June 11, 2014 / 9:48 PM / 5 years ago

New Barclays index seen boosting CoCo market

* UK bank to include euro, dollar, sterling and Swiss franc bonds

* Investment and junk rated bonds to be tracked

By Aimee Donnellan

LONDON, June 11 (IFR) - A new global index from Barclays to gauge the performance of contingent convertible (CoCo) bonds should widen their appeal and inject more transparency into the riskiest form of bank debt.

The index, which follows a similar product launched by Bank of America Merrill Lynch in January, will contain 65 CoCos that could either convert to equity or be written down to nothing if a bank hits a predefined trigger.

“CoCo issuance has steadily grown in recent years and we anticipate further expansion of this market, as financial institutions issue these bonds to help achieve required regulatory capital ratios,” said Brian Upbin, head of benchmark index research at Barclays.

“Though CoCos are not eligible for broad-based bond indices such as the global aggregate, there are debt investors who hold these securities as out-of-index investments and need a benchmark of asset class risk and returns,” he said.

Since Lloyds issued the first CoCo at the end of 2009, market participants have argued that an index is needed for the sector to expand.

According to Citigroup estimates, European banks will be incentivised to issue around EUR248bn of Additional Tier 1 debt and EUR266bn of Tier 2 to meet capital requirements imposed by CRD4. For 2014, the bank estimates, AT1 and Tier 2 issuance could reach EUR20bn and EUR45bn respectively.

The bulk of the bonds in the new index, 88%, were originated by European banks, with the remainder from Latin American and US lenders.

As is the case with many Barclays indices, bonds included will have to have a minimum size of USD300m, EUR300m, CHF300m, AUD300m, CAD300m, GBP200m or JPY35bn. A host of other currencies will also be eligible for the index, which has a market value of USD98bn as of May 31 2014.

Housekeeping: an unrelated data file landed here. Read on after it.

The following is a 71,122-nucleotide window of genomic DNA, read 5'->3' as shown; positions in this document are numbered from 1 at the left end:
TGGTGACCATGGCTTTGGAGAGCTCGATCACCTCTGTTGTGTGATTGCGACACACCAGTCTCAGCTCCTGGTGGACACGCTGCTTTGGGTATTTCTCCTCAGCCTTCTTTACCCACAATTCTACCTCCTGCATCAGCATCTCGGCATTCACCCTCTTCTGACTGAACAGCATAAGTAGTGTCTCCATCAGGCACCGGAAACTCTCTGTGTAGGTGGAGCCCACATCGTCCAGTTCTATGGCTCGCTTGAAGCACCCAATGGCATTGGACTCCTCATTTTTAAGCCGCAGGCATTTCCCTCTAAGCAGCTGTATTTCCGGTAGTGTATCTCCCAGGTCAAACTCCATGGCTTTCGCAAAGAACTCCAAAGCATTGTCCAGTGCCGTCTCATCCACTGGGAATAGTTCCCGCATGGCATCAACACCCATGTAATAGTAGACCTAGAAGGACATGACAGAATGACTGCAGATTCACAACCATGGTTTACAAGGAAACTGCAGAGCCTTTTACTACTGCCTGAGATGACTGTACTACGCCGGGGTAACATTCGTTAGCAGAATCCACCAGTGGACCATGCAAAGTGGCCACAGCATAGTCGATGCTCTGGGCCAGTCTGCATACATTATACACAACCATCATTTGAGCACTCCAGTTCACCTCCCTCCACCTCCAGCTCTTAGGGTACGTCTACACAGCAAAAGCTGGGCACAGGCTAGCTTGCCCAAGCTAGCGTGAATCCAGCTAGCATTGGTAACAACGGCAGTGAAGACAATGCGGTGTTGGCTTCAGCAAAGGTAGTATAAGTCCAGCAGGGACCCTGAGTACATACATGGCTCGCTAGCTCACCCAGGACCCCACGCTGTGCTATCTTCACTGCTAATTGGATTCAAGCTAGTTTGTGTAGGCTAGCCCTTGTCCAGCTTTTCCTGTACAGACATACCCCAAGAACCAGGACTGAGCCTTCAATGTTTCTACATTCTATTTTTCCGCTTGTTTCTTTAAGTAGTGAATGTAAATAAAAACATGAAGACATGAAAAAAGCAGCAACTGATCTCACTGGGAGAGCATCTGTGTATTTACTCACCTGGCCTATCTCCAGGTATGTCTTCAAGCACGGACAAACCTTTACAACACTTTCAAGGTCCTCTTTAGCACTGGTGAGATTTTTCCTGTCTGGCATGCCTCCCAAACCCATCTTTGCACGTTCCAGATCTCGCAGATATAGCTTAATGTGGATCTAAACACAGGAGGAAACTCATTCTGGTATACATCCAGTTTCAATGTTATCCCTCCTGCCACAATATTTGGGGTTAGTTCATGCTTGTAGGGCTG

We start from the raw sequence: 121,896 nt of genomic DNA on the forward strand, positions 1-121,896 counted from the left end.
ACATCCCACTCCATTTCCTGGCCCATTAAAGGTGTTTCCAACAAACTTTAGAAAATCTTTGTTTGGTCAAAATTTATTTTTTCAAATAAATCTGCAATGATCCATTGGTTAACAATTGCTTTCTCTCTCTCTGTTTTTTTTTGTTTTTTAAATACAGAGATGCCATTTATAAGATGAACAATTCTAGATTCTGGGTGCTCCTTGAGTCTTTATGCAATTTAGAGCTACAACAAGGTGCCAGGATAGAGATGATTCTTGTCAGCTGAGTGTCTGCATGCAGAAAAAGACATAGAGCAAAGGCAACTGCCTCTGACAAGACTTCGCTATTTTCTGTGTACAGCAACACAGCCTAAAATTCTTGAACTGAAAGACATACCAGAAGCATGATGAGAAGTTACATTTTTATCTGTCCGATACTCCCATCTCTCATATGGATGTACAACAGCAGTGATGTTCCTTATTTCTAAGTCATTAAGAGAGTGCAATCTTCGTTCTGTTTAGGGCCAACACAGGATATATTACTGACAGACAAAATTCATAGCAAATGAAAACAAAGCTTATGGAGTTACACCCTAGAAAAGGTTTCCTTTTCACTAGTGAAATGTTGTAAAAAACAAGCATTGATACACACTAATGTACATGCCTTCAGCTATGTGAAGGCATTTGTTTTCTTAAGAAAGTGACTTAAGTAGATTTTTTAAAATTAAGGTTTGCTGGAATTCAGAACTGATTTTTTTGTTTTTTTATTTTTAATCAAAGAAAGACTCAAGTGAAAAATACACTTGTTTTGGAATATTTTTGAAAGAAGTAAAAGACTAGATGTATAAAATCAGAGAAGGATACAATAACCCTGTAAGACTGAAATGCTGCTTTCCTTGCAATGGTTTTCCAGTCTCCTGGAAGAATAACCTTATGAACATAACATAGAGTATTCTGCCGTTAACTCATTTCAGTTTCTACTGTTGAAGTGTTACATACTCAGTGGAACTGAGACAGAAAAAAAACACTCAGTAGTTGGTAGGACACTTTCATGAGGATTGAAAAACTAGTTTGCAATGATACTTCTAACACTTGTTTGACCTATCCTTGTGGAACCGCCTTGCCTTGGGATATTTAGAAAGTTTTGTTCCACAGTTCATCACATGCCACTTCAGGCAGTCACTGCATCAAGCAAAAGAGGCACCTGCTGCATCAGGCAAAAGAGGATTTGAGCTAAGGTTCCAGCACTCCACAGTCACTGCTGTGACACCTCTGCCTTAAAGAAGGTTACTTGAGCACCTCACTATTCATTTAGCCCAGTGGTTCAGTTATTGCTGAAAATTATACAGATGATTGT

Barclays plans to exclude securities with conversion features based solely on the discretion of local regulators, those that have an additional equity conversion option based on regulatory or solvency criteria, inflation-linked bonds and floating-rate issues, private placements and retail bonds, and illiquid securities with no available internal or third-party pricing source.

US dollar-denominated bonds currently account for over half the index at 58.7%. Euro deals follow with 29.2%, sterling stands at 9.6% and Swiss francs make up 2.5%.

While the ratings of the bonds included range from Aaa to Caa, the highest proportion are rated BB, or just a notch just below investment grade.

Barclays is evaluating the quality of the bonds using the middle rating of Moody’s, S&P and Fitch; when a rating from only two agencies is available, the lower will be used.

Contingent capital bonds that are converted to equity or have been written down (either fully or partially) will exit the index at month-end rebalancing.

The Barclays index will track hybrid capital securities that do not qualify for other high-yield, capital securities or convertible indices. (Reporting by Aimee Donnellan; Editing by Shankar Ramakrishnan and Marc Carnegie)

0 : 0
  • narrow-browser-and-phone
  • medium-browser-and-portrait-tablet
  • landscape-tablet
  • medium-wide-browser
  • wide-browser-and-larger
  • medium-browser-and-landscape-tablet
  • medium-wide-browser-and-larger
  • above-phone
  • portrait-tablet-and-above
  • above-portrait-tablet
  • landscape-tablet-and-above
  • landscape-tablet-and-medium-wide-browser
  • portrait-tablet-and-below
  • landscape-tablet-and-below